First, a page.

Thursday, Nov 23, 2017 | Last Update : 10:38 AM IST
Sounding a note of caution, a United Nations report touted the Asia-Pacific region as the world’s most disaster-prone region, accounting for 91 per cent of the world’s deaths due to natural disasters
Sounding a note of caution, a United Nations report touted the Asia-Pacific region as the world’s most disaster-prone region, accounting for 91 per cent of the world’s deaths due to natural disasters in the last century.
Mumbai figured twice in the study for being among the six cities, that also includes Kolkata, that will be exposed to coastal flooding by the 2070s and also for faring worse in its waste disposal management, with 12 per cent being burnt openly, jeopardising the health of millions of residents.
The report prepared with over a 1,203 scientists, hundreds of institutions and more than 160 governments involved, also noted the Asia-Pacific region for its acute contamination of water sources by human and industrial waste, including pharmaceutical and personal care, resulting in the consumption of water contaminated by human feces by about 30 per cent of the population.
Water-related diseases and unsafe water contribute to 1.8 million deaths annually and 24.8 million disability-adjusted life years in the region as well, the report added.
The assessment comes ahead of the United Nations Environment Asse-mbly and has six separate reports giving details of environmental issues affecting each of the world’s six regions — the Pan-European region, North America, Asia and the Pacific, West Asia, Latin America and the Caribbean, and Africa.
“Asia-Pacific continues to be the world’s most disaster prone region,” said the report titled Global Environmental Out-look (GEO-6): Regional Assessments released by the United Nations Environment Programme.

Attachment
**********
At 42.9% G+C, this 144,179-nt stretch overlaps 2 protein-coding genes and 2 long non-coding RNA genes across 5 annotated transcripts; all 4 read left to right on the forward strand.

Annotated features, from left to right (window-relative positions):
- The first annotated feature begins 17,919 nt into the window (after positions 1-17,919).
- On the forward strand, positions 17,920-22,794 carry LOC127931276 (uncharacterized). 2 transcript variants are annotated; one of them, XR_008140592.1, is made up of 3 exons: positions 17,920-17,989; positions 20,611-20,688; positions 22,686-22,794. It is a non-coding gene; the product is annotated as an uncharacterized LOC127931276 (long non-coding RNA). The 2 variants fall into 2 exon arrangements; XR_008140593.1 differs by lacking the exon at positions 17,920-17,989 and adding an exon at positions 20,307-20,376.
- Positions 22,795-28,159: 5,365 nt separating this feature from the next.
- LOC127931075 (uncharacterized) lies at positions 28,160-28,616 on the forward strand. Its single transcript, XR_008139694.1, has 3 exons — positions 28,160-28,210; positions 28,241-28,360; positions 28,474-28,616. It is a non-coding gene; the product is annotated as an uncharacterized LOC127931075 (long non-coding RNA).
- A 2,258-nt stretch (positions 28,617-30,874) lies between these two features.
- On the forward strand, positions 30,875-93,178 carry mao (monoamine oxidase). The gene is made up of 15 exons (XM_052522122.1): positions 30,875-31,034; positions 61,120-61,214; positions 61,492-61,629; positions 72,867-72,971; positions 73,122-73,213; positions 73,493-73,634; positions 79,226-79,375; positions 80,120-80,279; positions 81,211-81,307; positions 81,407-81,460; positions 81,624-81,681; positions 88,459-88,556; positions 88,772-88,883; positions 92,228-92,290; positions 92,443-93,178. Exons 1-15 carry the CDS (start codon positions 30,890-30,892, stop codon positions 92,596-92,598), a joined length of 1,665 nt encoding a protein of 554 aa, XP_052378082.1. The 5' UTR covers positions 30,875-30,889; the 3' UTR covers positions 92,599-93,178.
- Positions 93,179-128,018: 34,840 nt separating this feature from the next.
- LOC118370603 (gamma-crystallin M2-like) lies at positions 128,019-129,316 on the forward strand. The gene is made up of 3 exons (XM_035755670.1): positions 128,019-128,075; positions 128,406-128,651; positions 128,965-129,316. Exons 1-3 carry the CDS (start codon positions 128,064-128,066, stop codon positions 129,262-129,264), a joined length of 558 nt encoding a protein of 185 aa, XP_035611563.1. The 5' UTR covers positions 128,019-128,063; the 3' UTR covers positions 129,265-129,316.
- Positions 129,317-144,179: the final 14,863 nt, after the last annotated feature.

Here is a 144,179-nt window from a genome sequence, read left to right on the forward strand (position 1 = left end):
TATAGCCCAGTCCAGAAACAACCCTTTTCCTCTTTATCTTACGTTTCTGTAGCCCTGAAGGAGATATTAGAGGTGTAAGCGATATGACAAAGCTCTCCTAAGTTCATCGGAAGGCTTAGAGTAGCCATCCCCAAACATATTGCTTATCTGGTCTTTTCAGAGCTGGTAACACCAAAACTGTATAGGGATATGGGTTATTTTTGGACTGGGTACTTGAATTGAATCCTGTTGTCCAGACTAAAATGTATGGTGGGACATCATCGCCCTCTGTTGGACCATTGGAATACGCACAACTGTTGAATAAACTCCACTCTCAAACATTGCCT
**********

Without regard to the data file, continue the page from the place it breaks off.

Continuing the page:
“Approximately 41 per cent of all natural disasters reported over the last two decades occurred in the region. The number of record-breaking rainfall events increased in the region by 56 per cent over the 1981-2010 period,” the report said.
While noting that population growth, rapid urbanization, rising levels of consumption, desertification, land degradation and climate change in all regions has led to severe water scarcity, for Asia-Pacific it pointed out that “unprecedented economic growth” is putting heavy pressure on the ecosystems even though it lifted millions out of poverty.
The report also flagged that deforestation and waste were other reasons threatening the environment in the Asia-Pacific region. “Uncontrolled dumping, which is still the main waste disposal method in the region, is also a major source of disease. In Mumbai, for example, about 12 per cent of total municipal solid waste is burned either openly on the streets or in landfills, a practice that releases black carbon, dioxins and carcinogenic furans,” the report points out, adding, “In Southeast Asia, the average area deforested annually is more than one million hectares, resulting in the release of hundreds of millions of tonnes of carbon dioxide every year (between 2005 and 2015).”
“These worrying trends (across the world) are also making it increasingly hard for the world to feed itself,” the report warned, adding, “Increasing unsustainable consumption patterns have led to worsening air pollution, water scarcity and waste generation, threatening human and environmental health. Increased demand for fossil fuels and natural resources - extensive agriculture, palm oil and rubber plantations, aquaculture and the illegal trade in wildlife – are causing environmental degradation and biodiversity loss.”
UNEP’s executive director Achim Steiner said: “Today, thanks to this report, we now know more about the state of the world’s environment than ever before. With these assessments, UNEP has presented the world with the very latest evidence on the state of the world’s environment, providing them with the tools they need anticipate and avoid the damage that is being done to our planet,” adding, “If current trends continue and the world fails to enact solutions that improve current patterns of production and consumption, if we fail to use natural resources sustainably, then the state of the world’s environment will continue to decline. It is essential that we understand the pace of environmental change that is upon us and that we start to work with nature instead of against it to tackle the array of environmental threats that face us.”
The report recommended encouraging “sustainable consumption and production” to reduce environmental pressures, implementation of measures to reduce pollution, investment in environmentally sound.